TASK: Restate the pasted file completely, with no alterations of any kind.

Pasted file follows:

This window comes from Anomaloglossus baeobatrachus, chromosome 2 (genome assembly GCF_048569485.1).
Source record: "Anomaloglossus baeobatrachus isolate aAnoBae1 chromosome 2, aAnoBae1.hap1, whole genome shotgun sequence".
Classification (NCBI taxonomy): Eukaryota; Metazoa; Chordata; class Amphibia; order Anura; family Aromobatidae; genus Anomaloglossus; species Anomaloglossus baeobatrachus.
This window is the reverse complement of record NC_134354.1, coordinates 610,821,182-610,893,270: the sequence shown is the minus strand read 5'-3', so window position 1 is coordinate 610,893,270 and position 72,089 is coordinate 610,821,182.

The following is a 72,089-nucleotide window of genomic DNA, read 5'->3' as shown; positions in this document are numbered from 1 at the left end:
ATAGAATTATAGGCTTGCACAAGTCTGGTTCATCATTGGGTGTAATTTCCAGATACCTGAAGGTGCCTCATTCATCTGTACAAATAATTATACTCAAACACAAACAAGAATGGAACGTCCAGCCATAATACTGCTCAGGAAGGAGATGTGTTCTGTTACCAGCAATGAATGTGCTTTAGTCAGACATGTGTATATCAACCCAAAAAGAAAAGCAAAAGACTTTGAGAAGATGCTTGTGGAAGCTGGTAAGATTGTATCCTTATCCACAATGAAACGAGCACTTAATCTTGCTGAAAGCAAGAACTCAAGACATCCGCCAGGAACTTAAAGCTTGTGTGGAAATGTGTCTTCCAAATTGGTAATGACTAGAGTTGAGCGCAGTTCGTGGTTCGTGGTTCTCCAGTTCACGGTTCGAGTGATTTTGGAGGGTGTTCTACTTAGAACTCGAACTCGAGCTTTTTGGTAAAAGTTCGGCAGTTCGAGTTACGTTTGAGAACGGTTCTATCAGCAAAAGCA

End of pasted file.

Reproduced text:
This window comes from Anomaloglossus baeobatrachus, chromosome 2 (genome assembly GCF_048569485.1).
Source record: "Anomaloglossus baeobatrachus isolate aAnoBae1 chromosome 2, aAnoBae1.hap1, whole genome shotgun sequence".
Classification (NCBI taxonomy): Eukaryota; Metazoa; Chordata; class Amphibia; order Anura; family Aromobatidae; genus Anomaloglossus; species Anomaloglossus baeobatrachus.
This window is the reverse complement of record NC_134354.1, coordinates 610,821,182-610,893,270: the sequence shown is the minus strand read 5'-3', so window position 1 is coordinate 610,893,270 and position 72,089 is coordinate 610,821,182.

The following is a 72,089-nucleotide window of genomic DNA, read 5'->3' as shown; positions in this document are numbered from 1 at the left end:
ATAGAATTATAGGCTTGCACAAGTCTGGTTCATCATTGGGTGTAATTTCCAGATACCTGAAGGTGCCTCATTCATCTGTACAAATAATTATACTCAAACACAAACAAGAATGGAACGTCCAGCCATAATACTGCTCAGGAAGGAGATGTGTTCTGTTACCAGCAATGAATGTGCTTTAGTCAGACATGTGTATATCAACCCAAAAAGAAAAGCAAAAGACTTTGAGAAGATGCTTGTGGAAGCTGGTAAGATTGTATCCTTATCCACAATGAAACGAGCACTTAATCTTGCTGAAAGCAAGAACTCAAGACATCCGCCAGGAACTTAAAGCTTGTGTGGAAATGTGTCTTCCAAATTGGTAATGACTAGAGTTGAGCGCAGTTCGTGGTTCGTGGTTCTCCAGTTCACGGTTCGAGTGATTTTGGAGGGTGTTCTACTTAGAACTCGAACTCGAGCTTTTTGGTAAAAGTTCGGCAGTTCGAGTTACGTTTGAGAACGGTTCTATCAGCAAAAGCA